Traube Granted Access to Child Welfare Data
Dorian Traube, assistant professor of the USC School of Social Work, became the first researcher to receive access to an expansive collection of data on the mental health of children in foster care in Los Angeles County after securing a pilot grant from the Southern California Clinical and Translational Science Institute.
The $30,000 award will enable Traube to partner with county mental health and child welfare officials to explore data on how well children in foster care are screened and treated for mental health issues.
“I’m the first person outside of the Department of Mental Health or the Department of Children and Family Services to be given access to this information,” she said. “They are very protective of this data because it’s such a vulnerable population.”
County mental health and child welfare officials began gathering the data in response to a class action lawsuit brought against the state alleging that not enough was being done to provide adequate mental health care for children in the foster care system.
Over a four-year period, Los Angeles County officials have screened roughly 60,000 children who came in contact with the child welfare system. Traube will examine the assessment tool to determine whether it is effective in screening for mental health problems.
“The people in the child welfare offices aren’t mental health practitioners; they are child welfare social workers,” she said. “They are trained to look at other things to figure out if a child is being abused or neglected, not if they have mental health needs.”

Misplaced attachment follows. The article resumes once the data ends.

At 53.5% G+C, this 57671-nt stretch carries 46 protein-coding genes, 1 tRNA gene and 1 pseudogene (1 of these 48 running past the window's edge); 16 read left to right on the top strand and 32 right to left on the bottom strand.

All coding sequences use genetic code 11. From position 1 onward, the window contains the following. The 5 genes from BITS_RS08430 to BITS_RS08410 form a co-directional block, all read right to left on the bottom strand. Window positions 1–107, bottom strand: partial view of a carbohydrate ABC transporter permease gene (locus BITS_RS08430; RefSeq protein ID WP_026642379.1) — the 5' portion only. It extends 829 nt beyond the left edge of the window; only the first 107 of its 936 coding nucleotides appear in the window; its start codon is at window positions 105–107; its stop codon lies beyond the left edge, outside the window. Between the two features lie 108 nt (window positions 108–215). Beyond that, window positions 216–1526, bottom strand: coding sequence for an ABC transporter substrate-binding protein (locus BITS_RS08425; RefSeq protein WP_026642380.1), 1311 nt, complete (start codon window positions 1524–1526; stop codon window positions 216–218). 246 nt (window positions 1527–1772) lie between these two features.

Approximately 60 percent of children who are screened using the assessment tool are determined to require mental health care, a figure that Traube described as higher than previous assessments.
“I have a feeling that it’s a pretty accurate estimate,” she said, “especially if you think about the damage that maltreatment causes.”
She hopes to validate the assessment tool and have it listed in the California Evidence-Based Clearinghouse for Child Welfare, an online resource that reviews and rates practices and assessment tools related to adolescent and child welfare.
Traube will also track the progress of a smaller sample of children, who screened positive for mental health problems, to examine what services they received, how long their treatment lasted, and other aspects of their care.
She expects to find that it is difficult for the Department of Mental Health to keep families in treatment, particularly those who are not mandated by the court system to remain in treatment.
“This data has always been collected on these kids; it’s just never been linked and looked at to see what happens over the course of time,” she said.
- Master of Social Work